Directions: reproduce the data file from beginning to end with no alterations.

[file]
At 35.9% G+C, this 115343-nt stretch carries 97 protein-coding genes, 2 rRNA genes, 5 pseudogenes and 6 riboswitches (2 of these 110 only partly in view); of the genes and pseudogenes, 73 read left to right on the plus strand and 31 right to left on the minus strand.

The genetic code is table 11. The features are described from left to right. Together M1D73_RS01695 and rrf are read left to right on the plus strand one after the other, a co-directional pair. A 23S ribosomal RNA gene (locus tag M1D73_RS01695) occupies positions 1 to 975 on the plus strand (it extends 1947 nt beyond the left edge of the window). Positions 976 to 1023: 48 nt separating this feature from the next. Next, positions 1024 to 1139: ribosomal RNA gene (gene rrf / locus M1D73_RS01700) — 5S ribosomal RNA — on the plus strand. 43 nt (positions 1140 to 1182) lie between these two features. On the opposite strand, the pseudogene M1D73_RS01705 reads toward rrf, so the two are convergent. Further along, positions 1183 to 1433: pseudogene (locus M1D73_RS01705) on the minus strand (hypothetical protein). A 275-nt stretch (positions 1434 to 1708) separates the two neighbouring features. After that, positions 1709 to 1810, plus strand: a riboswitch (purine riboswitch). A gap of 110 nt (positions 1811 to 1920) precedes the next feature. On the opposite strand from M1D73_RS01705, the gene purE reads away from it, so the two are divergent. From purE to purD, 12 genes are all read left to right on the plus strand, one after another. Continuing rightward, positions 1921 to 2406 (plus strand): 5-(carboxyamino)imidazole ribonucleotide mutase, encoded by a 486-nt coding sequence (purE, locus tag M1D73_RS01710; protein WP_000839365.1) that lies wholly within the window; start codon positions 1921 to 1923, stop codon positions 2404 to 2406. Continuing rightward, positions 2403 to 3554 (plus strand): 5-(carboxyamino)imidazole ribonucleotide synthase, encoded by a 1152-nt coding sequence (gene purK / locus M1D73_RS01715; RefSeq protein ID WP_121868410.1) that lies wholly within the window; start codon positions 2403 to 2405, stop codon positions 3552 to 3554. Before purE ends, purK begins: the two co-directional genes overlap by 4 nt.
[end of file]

At 35.9% G+C, this 115343-nt stretch carries 97 protein-coding genes, 2 rRNA genes, 5 pseudogenes and 6 riboswitches (2 of these 110 only partly in view); of the genes and pseudogenes, 73 read left to right on the plus strand and 31 right to left on the minus strand.

The genetic code is table 11. The features are described from left to right. Together M1D73_RS01695 and rrf are read left to right on the plus strand one after the other, a co-directional pair. A 23S ribosomal RNA gene (locus tag M1D73_RS01695) occupies positions 1 to 975 on the plus strand (it extends 1947 nt beyond the left edge of the window). Positions 976 to 1023: 48 nt separating this feature from the next. Next, positions 1024 to 1139: ribosomal RNA gene (gene rrf / locus M1D73_RS01700) — 5S ribosomal RNA — on the plus strand. 43 nt (positions 1140 to 1182) lie between these two features. On the opposite strand, the pseudogene M1D73_RS01705 reads toward rrf, so the two are convergent. Further along, positions 1183 to 1433: pseudogene (locus M1D73_RS01705) on the minus strand (hypothetical protein). A 275-nt stretch (positions 1434 to 1708) separates the two neighbouring features. After that, positions 1709 to 1810, plus strand: a riboswitch (purine riboswitch). A gap of 110 nt (positions 1811 to 1920) precedes the next feature. On the opposite strand from M1D73_RS01705, the gene purE reads away from it, so the two are divergent. From purE to purD, 12 genes are all read left to right on the plus strand, one after another. Continuing rightward, positions 1921 to 2406 (plus strand): 5-(carboxyamino)imidazole ribonucleotide mutase, encoded by a 486-nt coding sequence (purE, locus tag M1D73_RS01710; protein WP_000839365.1) that lies wholly within the window; start codon positions 1921 to 1923, stop codon positions 2404 to 2406. Continuing rightward, positions 2403 to 3554 (plus strand): 5-(carboxyamino)imidazole ribonucleotide synthase, encoded by a 1152-nt coding sequence (gene purK / locus M1D73_RS01715; RefSeq protein ID WP_121868410.1) that lies wholly within the window; start codon positions 2403 to 2405, stop codon positions 3552 to 3554. Before purE ends, purK begins: the two co-directional genes overlap by 4 nt.